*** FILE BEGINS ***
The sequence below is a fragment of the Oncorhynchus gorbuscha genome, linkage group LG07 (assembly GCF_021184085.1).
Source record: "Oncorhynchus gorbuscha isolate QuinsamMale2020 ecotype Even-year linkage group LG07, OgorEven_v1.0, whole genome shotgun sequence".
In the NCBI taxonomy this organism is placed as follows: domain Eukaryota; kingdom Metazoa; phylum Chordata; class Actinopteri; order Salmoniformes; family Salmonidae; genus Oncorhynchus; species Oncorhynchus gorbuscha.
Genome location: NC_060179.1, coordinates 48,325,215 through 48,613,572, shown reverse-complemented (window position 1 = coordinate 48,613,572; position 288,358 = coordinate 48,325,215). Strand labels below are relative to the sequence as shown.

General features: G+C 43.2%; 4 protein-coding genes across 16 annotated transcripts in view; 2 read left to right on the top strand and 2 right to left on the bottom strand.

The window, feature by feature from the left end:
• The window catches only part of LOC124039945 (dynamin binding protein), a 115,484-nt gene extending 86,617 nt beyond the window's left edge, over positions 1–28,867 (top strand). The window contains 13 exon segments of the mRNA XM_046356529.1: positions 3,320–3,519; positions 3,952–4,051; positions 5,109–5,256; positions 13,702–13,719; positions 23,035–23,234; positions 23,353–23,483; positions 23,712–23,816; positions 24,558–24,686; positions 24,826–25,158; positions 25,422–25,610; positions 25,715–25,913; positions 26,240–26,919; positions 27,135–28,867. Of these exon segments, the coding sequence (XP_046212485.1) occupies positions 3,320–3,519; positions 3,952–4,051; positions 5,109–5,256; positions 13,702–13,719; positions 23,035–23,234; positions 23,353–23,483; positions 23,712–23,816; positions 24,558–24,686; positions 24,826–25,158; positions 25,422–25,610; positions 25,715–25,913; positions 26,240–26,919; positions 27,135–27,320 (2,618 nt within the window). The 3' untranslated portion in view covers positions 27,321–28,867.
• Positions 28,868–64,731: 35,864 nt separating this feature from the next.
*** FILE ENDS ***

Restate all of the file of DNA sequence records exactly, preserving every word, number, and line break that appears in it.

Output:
The sequence below is a fragment of the Oncorhynchus gorbuscha genome, linkage group LG07 (assembly GCF_021184085.1).
Source record: "Oncorhynchus gorbuscha isolate QuinsamMale2020 ecotype Even-year linkage group LG07, OgorEven_v1.0, whole genome shotgun sequence".
In the NCBI taxonomy this organism is placed as follows: domain Eukaryota; kingdom Metazoa; phylum Chordata; class Actinopteri; order Salmoniformes; family Salmonidae; genus Oncorhynchus; species Oncorhynchus gorbuscha.
Genome location: NC_060179.1, coordinates 48,325,215 through 48,613,572, shown reverse-complemented (window position 1 = coordinate 48,613,572; position 288,358 = coordinate 48,325,215). Strand labels below are relative to the sequence as shown.

General features: G+C 43.2%; 4 protein-coding genes across 16 annotated transcripts in view; 2 read left to right on the top strand and 2 right to left on the bottom strand.

The window, feature by feature from the left end:
• The window catches only part of LOC124039945 (dynamin binding protein), a 115,484-nt gene extending 86,617 nt beyond the window's left edge, over positions 1–28,867 (top strand). The window contains 13 exon segments of the mRNA XM_046356529.1: positions 3,320–3,519; positions 3,952–4,051; positions 5,109–5,256; positions 13,702–13,719; positions 23,035–23,234; positions 23,353–23,483; positions 23,712–23,816; positions 24,558–24,686; positions 24,826–25,158; positions 25,422–25,610; positions 25,715–25,913; positions 26,240–26,919; positions 27,135–28,867. Of these exon segments, the coding sequence (XP_046212485.1) occupies positions 3,320–3,519; positions 3,952–4,051; positions 5,109–5,256; positions 13,702–13,719; positions 23,035–23,234; positions 23,353–23,483; positions 23,712–23,816; positions 24,558–24,686; positions 24,826–25,158; positions 25,422–25,610; positions 25,715–25,913; positions 26,240–26,919; positions 27,135–27,320 (2,618 nt within the window). The 3' untranslated portion in view covers positions 27,321–28,867.
• Positions 28,868–64,731: 35,864 nt separating this feature from the next.